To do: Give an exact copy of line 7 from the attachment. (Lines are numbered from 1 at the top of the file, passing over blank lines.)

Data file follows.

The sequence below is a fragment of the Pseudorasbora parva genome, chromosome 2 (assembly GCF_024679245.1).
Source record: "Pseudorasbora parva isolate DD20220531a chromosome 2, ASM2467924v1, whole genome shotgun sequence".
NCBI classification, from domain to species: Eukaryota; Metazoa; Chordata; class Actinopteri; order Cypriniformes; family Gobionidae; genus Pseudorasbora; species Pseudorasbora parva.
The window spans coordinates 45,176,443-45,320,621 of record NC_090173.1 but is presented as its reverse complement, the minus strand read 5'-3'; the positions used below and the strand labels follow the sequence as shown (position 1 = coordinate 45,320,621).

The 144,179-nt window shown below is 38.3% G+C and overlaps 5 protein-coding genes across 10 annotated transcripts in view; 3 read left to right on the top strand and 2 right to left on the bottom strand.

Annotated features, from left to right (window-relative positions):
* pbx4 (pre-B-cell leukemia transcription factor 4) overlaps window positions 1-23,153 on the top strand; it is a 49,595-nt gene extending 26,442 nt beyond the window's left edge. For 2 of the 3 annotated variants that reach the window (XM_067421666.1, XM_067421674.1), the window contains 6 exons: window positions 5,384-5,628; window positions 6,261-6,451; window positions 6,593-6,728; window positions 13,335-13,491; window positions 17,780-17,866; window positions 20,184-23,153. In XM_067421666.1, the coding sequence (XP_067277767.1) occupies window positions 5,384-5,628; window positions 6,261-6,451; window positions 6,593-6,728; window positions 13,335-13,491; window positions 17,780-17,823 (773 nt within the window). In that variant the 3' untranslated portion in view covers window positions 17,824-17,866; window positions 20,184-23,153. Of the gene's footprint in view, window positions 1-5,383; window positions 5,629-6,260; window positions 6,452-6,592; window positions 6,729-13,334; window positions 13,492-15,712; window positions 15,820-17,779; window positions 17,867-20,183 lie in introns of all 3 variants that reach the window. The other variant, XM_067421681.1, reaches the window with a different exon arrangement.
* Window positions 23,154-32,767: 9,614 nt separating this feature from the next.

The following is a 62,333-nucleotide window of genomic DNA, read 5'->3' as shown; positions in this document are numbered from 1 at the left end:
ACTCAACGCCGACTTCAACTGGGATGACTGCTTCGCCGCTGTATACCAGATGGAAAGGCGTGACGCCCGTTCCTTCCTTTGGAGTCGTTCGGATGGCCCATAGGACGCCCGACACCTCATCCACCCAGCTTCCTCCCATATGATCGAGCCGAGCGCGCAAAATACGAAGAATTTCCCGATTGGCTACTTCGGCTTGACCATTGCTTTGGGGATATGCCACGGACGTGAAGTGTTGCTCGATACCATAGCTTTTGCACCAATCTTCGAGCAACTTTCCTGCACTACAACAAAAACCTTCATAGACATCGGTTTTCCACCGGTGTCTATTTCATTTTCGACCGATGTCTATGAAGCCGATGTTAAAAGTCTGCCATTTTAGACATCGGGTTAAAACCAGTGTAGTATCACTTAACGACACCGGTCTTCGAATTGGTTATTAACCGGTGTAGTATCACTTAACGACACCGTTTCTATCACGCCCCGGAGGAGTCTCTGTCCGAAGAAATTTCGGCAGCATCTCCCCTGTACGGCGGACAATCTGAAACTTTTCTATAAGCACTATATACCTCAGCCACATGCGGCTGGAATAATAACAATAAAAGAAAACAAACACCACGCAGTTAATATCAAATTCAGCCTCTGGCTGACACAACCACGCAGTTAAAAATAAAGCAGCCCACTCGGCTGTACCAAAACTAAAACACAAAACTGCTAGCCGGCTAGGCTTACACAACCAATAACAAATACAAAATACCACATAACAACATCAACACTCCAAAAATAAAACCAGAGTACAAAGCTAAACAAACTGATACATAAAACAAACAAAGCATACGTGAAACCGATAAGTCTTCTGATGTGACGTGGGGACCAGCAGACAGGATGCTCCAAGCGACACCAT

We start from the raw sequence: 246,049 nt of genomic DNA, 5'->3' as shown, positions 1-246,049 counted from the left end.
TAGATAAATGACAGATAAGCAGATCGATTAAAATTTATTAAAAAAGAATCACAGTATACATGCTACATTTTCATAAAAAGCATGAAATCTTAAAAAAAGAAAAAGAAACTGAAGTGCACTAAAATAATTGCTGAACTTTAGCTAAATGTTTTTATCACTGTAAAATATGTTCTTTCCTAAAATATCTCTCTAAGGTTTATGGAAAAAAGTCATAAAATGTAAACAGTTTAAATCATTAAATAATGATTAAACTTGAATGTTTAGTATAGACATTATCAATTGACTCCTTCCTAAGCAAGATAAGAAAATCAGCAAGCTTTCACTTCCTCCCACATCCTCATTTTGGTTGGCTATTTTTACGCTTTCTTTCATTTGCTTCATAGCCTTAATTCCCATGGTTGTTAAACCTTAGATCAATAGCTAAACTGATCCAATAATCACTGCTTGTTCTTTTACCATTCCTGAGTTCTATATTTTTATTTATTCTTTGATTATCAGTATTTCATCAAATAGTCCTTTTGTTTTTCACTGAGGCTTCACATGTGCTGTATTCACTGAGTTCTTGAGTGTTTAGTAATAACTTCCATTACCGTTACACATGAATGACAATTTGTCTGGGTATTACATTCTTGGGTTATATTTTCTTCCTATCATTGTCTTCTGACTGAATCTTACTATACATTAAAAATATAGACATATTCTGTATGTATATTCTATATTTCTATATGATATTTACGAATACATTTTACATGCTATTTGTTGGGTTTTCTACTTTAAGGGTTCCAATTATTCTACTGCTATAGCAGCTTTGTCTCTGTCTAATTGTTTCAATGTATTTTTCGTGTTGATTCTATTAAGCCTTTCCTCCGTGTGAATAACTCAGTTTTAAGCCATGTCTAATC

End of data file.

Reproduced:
* pbx4 (pre-B-cell leukemia transcription factor 4) overlaps window positions 1-23,153 on the top strand; it is a 49,595-nt gene extending 26,442 nt beyond the window's left edge. For 2 of the 3 annotated variants that reach the window (XM_067421666.1, XM_067421674.1), the window contains 6 exons: window positions 5,384-5,628; window positions 6,261-6,451; window positions 6,593-6,728; window positions 13,335-13,491; window positions 17,780-17,866; window positions 20,184-23,153. In XM_067421666.1, the coding sequence (XP_067277767.1) occupies window positions 5,384-5,628; window positions 6,261-6,451; window positions 6,593-6,728; window positions 13,335-13,491; window positions 17,780-17,823 (773 nt within the window). In that variant the 3' untranslated portion in view covers window positions 17,824-17,866; window positions 20,184-23,153. Of the gene's footprint in view, window positions 1-5,383; window positions 5,629-6,260; window positions 6,452-6,592; window positions 6,729-13,334; window positions 13,492-15,712; window positions 15,820-17,779; window positions 17,867-20,183 lie in introns of all 3 variants that reach the window. The other variant, XM_067421681.1, reaches the window with a different exon arrangement.